How to Troubleshoot & Repair a Golf Cart

By Bill Herrfeldt

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When golf carts first hit the scene, you typically would only see them on the golf course. Today, golf carts seem to be everywhere. Golf carts are used by people working on construction sites or farms, or by people in retirement communities who use them to go to the store or to visit a neighbor down the street. Sale of golf carts in 2008 topped $1 billion, a testament to their popularity both on and off the golf course. But golf carts are just like other modes of transportation that need occasional repairs. Here are some things you can do to keep your golf cart in good condition.


Difficulty: Moderate
  1. Check your golf cart's batteries, particularly if it is electric powered. First, look at the cables attached to the batteries to make sure they are not corroded or loose. If they are corroded, buy an inexpensive wire brush made expressly for cleaning cables. They are sold in most auto parts stores. Remove the cables with a screwdriver, ream them out until they are clean, then replace them. If your cables are beyond repair, they will need to be replaced either by you or a trained mechanic.
  2. Make sure the batteries have water and that the plates inside are completely covered. Also confirm that the batteries don't show signs of leakage. Remove the caps from each, and if the batteries need water add only distilled water, filling to the top. Make sure not to overfill the batteries. Look at each battery closely, checking for any leaks of battery acid. Ordinarily, battery acid leaks are the result of cracks in the batteries caused by an accident or the cart being driven over rough terrain. Leaking battery acid not only will cause the batteries to fail, it also is a serious health hazard, so any batteries leaking acid should be replaced.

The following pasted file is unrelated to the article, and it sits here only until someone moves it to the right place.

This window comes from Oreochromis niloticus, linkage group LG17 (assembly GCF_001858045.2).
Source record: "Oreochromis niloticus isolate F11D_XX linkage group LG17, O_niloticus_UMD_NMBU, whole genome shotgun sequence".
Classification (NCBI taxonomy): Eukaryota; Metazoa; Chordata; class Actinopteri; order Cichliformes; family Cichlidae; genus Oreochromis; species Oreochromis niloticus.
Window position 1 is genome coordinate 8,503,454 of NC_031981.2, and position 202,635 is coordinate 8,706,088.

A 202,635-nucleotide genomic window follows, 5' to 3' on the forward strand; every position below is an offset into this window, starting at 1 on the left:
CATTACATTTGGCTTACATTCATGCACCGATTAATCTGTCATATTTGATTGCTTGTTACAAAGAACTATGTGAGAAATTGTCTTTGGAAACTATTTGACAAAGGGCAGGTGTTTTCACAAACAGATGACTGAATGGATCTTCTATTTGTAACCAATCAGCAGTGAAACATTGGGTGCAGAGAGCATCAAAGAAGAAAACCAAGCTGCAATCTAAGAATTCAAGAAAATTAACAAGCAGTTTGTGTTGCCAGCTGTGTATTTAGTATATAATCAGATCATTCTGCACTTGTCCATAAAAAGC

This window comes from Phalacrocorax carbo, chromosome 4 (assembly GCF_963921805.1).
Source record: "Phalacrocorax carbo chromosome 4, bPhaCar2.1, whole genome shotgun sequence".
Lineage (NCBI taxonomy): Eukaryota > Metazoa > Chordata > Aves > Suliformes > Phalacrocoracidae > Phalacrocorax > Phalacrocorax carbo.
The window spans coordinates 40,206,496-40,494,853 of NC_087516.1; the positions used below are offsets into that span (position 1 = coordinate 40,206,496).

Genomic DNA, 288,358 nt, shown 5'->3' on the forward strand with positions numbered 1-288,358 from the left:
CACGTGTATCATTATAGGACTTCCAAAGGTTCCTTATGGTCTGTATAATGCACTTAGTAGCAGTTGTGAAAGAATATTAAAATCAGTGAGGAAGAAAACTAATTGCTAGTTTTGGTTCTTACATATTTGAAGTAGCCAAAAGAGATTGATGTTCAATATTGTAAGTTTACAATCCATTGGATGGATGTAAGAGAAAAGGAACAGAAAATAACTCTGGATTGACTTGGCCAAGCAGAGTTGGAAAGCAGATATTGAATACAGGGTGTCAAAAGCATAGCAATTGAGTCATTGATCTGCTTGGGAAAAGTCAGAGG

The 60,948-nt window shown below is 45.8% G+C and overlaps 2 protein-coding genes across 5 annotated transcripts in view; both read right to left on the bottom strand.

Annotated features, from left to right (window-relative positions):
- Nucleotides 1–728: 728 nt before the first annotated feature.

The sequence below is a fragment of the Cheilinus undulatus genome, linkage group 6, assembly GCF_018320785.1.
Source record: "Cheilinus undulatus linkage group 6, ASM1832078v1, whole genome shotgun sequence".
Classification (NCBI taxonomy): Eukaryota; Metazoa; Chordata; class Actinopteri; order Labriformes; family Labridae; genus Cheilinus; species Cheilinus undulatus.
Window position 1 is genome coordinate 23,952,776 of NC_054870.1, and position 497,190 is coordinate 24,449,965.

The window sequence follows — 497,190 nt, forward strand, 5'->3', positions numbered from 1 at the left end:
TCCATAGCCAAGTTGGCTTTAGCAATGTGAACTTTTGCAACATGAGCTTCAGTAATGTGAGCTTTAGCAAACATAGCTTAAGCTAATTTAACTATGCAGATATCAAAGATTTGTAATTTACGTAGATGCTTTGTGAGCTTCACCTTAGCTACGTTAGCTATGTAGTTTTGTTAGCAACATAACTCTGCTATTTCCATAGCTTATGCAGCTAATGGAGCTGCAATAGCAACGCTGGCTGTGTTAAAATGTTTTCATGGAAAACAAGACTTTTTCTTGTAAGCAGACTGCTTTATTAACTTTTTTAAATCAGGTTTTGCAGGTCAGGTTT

3. Check the tires on your golf cart. Just like those on your automobile, they will become bald over time and need to be replaced. By checking the tires on your cart frequently and replacing them as needed, you will avoid having a blowout at an inopportune time.
  4. Check the spark plugs on your golf cart if it is gasoline powered. Spark plugs ignite the gasoline that enters your golf cart's engine and gives the cart power. Often, spark plugs become fouled and will either make your golf cart hard to start or will cause the engine to run roughly. Your local auto supply store has both spark plugs and a wrench that will make the task easier for you.
  5. Finally, check the brakes on your golf cart. Many golf carts manufactured today have brakes that are relatively easy to adjust or replace. Read your instruction manual for further information.

About the Author

Bill Herrfeldt specializes in finance, sports and the needs of retiring people, and has been published in the national edition of "Erickson Tribune," the "Washington Post" and the "Arizona Republic." He graduated from the University of Louisville.